C.J. Berserik and J.M.A. Caen, Silver-Stained Roundels and Unipartite Panels before the French Revolution (Corpus Vitrearum, Belgium, Checklists. Flanders, 4: Addenda). Turnhout: Brepols Publishers, 2018. lx, 384 pp, 100 b&w and 550 color illus. IBSN 978-2-503-58023-4.
C.J. Berserik and J.M.A. Caen, Medium-Sized Panels and Fragments of Stained-Glass Windows before the French Revolution (Corpus Vitrearum, Belgium, Checklists. Flanders, 5). Turnhout: Brepols Publishers, 2021. xvi, 704 pp, 500 color illus. IBSN 978-2-503-59382-1.
Cees Berserik and Joost Caen, co-authors of the two volumes reviewed here, have spent decades studying the art form of the small-scale stained and painted glass panel. As members of the Dutch and Belgian committees of the Corpus Vitrearum research organization devoted to stained glass, they have created the largest database of painted glass roundels in existence and have published important studies including Caen’s book The Production of Stained Glass in the County of Flanders and the Duchy of Brabant from the XVth to the XVIIIth Centuries: Materials and Techniques (Brepols 2009; reviewed by this writer in April 2012 for HNAR). These new two publications now add the fourth and fifth installments to their monumental checklist series produced under the auspices of the Corpus Vitrearum Belgium (volumes 1-3 were reviewed by this writer for HNAR in April 2012 and April 2017).
As do Berserik and Caen’s previous volumes in this series, these two new meticulously researched checklists present a vast amount of fascinating information, documenting hundreds of painted glass panels long removed from their original sites and now dispersed throughout the Flemish region of Belgium in churches, private collections, and museum galleries and storage rooms. Many of the glass panels in all five checklists are largely unknown and previously unpublished, providing a wealth of new material for further study. These two recent volumes illustrate each glass panel in color, and include, as completely as possible, notes about the panel’s attribution, subject, provenance, condition, and bibliography. The authors also identify and illustrate related compositions in glass and in other media such as drawings, prints, manuscript illumination, and panel painting.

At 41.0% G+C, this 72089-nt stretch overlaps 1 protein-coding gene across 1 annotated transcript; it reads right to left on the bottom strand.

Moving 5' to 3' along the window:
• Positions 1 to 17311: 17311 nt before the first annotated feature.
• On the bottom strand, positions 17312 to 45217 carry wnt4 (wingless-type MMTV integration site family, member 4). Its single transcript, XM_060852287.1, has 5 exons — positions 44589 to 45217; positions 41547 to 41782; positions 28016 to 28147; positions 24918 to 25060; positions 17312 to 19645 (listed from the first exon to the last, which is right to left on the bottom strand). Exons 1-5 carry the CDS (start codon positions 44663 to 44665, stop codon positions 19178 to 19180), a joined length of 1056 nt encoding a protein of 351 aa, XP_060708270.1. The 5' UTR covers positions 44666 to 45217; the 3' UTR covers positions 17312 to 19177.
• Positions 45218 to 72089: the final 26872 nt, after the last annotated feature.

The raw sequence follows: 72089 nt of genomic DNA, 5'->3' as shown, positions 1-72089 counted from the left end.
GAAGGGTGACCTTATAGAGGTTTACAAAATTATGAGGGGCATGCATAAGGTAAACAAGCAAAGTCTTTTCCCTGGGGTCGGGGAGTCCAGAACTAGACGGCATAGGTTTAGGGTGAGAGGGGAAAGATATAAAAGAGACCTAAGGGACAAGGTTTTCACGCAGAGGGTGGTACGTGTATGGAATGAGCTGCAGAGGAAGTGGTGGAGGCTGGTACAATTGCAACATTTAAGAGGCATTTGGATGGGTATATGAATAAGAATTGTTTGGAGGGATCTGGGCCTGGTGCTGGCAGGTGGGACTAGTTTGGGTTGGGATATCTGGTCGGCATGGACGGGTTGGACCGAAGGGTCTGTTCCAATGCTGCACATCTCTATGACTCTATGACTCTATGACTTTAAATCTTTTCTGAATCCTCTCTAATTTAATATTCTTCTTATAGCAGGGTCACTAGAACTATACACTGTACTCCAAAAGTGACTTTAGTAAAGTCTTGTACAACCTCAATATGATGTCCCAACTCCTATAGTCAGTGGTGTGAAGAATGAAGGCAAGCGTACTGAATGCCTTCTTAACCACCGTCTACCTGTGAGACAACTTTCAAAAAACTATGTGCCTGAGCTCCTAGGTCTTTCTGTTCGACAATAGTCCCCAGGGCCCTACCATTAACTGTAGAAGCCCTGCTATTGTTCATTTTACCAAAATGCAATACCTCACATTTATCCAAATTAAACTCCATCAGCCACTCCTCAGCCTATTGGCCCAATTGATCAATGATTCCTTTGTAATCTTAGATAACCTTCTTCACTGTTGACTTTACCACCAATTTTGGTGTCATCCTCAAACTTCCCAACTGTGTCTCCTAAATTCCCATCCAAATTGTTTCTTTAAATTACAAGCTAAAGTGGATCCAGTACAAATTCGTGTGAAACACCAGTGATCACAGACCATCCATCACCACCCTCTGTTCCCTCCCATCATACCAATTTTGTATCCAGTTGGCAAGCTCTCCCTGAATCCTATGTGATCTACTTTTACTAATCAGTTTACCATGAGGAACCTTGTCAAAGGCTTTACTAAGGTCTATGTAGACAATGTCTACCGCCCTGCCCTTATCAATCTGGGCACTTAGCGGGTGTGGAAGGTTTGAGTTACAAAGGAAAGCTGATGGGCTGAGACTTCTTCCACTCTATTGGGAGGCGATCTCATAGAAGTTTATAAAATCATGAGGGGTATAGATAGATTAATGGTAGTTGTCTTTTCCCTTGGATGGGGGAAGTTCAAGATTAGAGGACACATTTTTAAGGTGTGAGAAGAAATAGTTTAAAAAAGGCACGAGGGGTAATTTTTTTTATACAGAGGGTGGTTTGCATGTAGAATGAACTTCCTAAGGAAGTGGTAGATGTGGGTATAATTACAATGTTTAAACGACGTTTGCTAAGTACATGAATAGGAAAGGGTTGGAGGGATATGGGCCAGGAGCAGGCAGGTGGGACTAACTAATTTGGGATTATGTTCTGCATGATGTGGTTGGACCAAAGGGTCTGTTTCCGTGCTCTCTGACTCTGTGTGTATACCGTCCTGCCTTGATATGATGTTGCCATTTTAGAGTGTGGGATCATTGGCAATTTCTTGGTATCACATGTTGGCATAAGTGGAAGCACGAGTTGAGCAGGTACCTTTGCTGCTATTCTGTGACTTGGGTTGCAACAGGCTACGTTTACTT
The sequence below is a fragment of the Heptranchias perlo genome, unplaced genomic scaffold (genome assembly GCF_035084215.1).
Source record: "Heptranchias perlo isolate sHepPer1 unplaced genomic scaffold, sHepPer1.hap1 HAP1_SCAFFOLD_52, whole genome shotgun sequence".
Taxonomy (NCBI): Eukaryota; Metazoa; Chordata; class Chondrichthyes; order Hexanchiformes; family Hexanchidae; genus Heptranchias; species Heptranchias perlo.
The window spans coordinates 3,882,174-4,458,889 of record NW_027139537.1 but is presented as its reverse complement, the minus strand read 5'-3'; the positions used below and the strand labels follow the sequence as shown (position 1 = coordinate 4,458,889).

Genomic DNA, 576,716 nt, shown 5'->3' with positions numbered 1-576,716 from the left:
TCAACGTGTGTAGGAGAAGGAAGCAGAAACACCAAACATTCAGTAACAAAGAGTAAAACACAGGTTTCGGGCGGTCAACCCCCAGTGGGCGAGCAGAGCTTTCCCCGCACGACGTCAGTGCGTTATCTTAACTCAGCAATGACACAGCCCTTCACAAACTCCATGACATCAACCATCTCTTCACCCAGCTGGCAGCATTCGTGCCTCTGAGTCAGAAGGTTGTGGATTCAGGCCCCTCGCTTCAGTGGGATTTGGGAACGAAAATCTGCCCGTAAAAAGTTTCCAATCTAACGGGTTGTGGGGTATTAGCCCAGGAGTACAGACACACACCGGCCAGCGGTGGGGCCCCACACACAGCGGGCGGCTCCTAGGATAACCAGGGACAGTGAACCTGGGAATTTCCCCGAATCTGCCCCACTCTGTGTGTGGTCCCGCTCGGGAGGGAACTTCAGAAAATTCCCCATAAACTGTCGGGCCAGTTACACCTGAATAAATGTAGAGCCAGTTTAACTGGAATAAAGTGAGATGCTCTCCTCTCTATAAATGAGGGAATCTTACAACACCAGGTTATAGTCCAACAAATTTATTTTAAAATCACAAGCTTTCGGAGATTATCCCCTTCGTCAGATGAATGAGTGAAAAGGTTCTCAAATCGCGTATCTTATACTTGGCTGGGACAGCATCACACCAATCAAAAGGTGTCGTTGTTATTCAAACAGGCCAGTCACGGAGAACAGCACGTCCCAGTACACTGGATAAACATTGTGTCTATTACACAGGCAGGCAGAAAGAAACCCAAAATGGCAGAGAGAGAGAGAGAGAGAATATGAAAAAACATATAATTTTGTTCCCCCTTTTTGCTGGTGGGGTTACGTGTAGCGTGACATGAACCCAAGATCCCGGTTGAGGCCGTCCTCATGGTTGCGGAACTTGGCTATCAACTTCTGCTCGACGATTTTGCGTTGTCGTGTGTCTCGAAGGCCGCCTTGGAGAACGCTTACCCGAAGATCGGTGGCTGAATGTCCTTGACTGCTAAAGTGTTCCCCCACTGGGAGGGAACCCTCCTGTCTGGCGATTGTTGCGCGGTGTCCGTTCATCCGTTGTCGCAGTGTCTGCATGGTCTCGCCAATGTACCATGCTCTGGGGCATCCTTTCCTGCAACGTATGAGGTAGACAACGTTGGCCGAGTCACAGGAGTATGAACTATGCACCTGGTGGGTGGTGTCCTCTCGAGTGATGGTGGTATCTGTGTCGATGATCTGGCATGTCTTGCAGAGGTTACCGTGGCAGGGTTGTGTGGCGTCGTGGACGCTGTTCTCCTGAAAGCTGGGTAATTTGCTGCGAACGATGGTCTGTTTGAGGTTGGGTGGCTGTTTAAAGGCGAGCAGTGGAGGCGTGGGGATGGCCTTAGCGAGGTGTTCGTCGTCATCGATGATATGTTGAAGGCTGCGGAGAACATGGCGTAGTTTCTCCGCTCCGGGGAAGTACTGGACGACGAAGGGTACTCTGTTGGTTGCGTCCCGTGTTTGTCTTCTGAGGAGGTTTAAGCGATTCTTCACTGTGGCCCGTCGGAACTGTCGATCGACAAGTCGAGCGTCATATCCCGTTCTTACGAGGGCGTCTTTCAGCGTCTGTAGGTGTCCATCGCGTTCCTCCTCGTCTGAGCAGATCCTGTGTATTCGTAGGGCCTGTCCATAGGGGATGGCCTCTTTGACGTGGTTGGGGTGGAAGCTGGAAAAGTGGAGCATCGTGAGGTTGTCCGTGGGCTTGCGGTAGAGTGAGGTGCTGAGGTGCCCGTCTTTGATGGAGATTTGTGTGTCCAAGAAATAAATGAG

In fifteenth- and sixteenth-century Northern Europe, small-scale painted glass windows emerged as a luxury art form that was particularly associated with the Low Countries. These glass panels were designed by leading painters like Jan Gossart and by artists working in the circles of prominent figures, such as Roger van der Weyden, Dirk Bouts, Hugo van der Goes, and Pieter Coecke van Aelst. Glass specialists such as Dirk Vellert and Dirck Pietersz. Crabeth designed small-scale panels along with the more traditional and costly commissions for monumental stained glass. Painted glass roundels have received increasing attention in recent years, for instance in museum exhibitions such as The Luminous Image (Timothy B. Husband et al., Metropolitan Museum of Art, 1995), Painting on Light (Barbara Butts and Lee Hendrix, the J. Paul Getty Museum and the Saint Louis Art Museum, 2000-01), and Man, Myth, and Sensual Pleasures: Jan Gossart’s Renaissance (Maryan Ainsworth and Stijn Alsteens, Metropolitan Museum of Art, 2010-11), as well as in monographic studies such as Yvette Bruijnen’s Jan Rombouts: The Discovery of an Early Sixteenth-Century Master in Louvain (Brepols 2011). However, small-scale painted glass has not yet been fully integrated into the larger context of Northern art. We know from documents that major patrons of Netherlandish painting were also patrons of historiated small-scale stained glass. For instance, Jerome de Busleyden adorned the two dining rooms of his palatial Mechelen residence with cycles of now-lost windows representing Petrarch’s Trionfi and episodes from ancient history and mythology, as part of a program of wall paintings and furnishings depicting biblical and ancient themes. Michel Hérold has also recently described how glass windows depicting saints and armorials, probably roundels, were contracted for Nicolas Rolin’s Château d’Authumes in France (in Investigations in Medieval Stained Glass, ed. E.C. Pastan and B. Kurmann-Schwarz, Brill, 2019). While small-scale glass panels rarely remain in their original locations in the Netherlands, Belgium, France, or Germany, the Corpus Vitrearum checklist series is now building a foundation for reconstructing their intended contexts and their contemporary significance.